noted: feb 14 ... record of the year with a big lap lead

damn if 'dress blues' wouldn't sounded great on this un, but fuckit, they don't need him

jimmy eight cat's top reissues of 2007

in no particular order we begin

Love The Blue Thumb Recordings (Hip-O Select)

One of the many annoying things about record collectors (beside their habit of talking to me) is that outside of their pet schizophrenic Brian Wilson (and Elvis if you’re Dave Marsh, whose blaming every somnolent latter-day performance on RCA and Colonel Parker essentially reduces Presley to a mongoloid in a sequin jumpsuit), they frequently subscribe to what could be called the “on/off switch” theory. Artists who are at the pinnacle of their creativity one album aren’t even worth considering the next. Lou Reed on the Velvet Underground’s Loaded is a genius. Lou Reed on his first solo album a year and a half later, using many unreleased Velvets songs is a hack. Many record goons abandon Arthur Lee’s Love after the original band breaks up following “Forever Changes”, partially because Bryan MacClean is gone. Yeah, MacClean’s Love songs were great, all four of them. The harder rocking band that recorded “Four Sail” (on Elektra) and “Out Here” (found here), still had Arthur Lee singing and writing at his peak, albeit a bit more self-indulgent, with ten minute drum and guitar solos. “False Start”, the second album found here, isn’t quite as good, but still has some great songs, and on one track, Lee’s pal Jimi Hendrix. The live disc is a little wobbly in recording quality, but is further proof that this version of Love deserves serious critical re-evaluation. The whole package does.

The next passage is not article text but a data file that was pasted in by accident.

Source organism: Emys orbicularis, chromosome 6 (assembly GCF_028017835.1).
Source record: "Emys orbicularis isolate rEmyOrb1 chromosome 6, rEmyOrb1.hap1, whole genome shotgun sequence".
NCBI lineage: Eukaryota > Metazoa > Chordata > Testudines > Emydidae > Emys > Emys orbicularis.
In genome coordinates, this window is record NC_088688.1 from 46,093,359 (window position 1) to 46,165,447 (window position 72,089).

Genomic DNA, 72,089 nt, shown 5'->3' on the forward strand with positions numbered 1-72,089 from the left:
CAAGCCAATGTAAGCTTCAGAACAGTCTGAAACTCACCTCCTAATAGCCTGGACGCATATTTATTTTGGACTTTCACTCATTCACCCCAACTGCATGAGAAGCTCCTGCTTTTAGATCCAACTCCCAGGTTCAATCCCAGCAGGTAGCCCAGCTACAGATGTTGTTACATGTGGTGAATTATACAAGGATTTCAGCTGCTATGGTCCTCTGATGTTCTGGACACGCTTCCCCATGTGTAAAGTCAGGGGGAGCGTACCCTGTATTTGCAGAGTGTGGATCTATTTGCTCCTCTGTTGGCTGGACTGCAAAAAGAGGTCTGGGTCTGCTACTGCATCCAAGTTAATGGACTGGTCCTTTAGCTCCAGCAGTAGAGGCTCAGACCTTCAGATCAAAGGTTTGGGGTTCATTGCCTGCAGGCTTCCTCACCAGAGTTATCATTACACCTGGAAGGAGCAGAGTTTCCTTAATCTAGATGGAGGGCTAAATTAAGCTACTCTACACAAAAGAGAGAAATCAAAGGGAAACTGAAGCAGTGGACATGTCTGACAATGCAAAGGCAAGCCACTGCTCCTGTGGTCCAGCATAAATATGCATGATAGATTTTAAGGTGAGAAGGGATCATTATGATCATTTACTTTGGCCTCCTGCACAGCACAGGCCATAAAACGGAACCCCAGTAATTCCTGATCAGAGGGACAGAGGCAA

Obsessive record geek nit-picking: it omits the shortened versions of “Doggone”, “Love is More than Words or Better Late than Never” and “Gather Round” that were used on the early eighties comp “Love Live/Studio”.

Thursday, February 7, 2008

the departed, part deux

i would rather make out with keith richards than watch this film ... make that keith richards AND ronnie wood.

you gotta watch somthin when the writers strike

we don't like people spendin $$$, but this internet show is the best thing we've seen since the late david sanborn NBC sunday night show. and nigel godrich is behind it, so we can't stop ourselves. bon voyage ... tina?